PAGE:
OLD LYNCHING, NEW LYNCHING….The Senate voted yesterday to apologize for never having passed a federal anti-lynching law. Deborah Crawford, whose great-grandfather was lynched in South Carolina in 1916 after arguing with a white farmer over the price of cottonseed, said she had mixed feelings about the whole thing:
“I feel that there should be something else, something more than an apology, but I don’t know what,” Crawford said.
By a curious coincidence, though, “something more” happened on the very same day:
The Supreme Court, overturning the murder convictions of a black man in California and another in Texas by nearly all-white juries, warned judges and prosecutors Monday that they must put an end to racial discrimination in the selection of jurors.
….The pair of rulings puts new teeth in earlier decisions that ordered trial judges to watch over the process of selecting a jury. Judges were to make sure that neither prosecutors nor defense lawyers excluded potential jurors because of race.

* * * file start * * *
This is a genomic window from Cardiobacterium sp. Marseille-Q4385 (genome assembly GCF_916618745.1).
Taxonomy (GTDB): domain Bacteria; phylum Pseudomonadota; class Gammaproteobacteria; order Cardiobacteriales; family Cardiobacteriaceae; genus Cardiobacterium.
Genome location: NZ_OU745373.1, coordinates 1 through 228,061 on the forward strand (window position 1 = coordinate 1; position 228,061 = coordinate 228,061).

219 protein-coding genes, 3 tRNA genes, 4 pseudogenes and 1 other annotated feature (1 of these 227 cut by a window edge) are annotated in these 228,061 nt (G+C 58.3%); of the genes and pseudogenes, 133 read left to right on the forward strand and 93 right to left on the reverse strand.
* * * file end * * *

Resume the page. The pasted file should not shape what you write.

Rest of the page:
It’s about damn time. There’s value in symbolic actions like the Senate apology, but there’s a lot more value in recognizing the reality of how racism continues to work today and then doing something about it. Of course lawyers routinely consider race when they pick juries, and most judges know it when they see it. Giving them the authority to put a stop to this helps prevent the modern day equivalent of lynching ? which, for my money, is the best way there is to apologize for the actions of the past.
Of course, my real preference would be to eliminate jury selection by lawyers altogether, and just let judges do it. But I guess I’ll have to be satisfied with this for the time being.
UPDATE: Apparently, even apologizing for old style lynching is too much for some senators. Guess which party they mostly belong to? AMERICAblog has a list.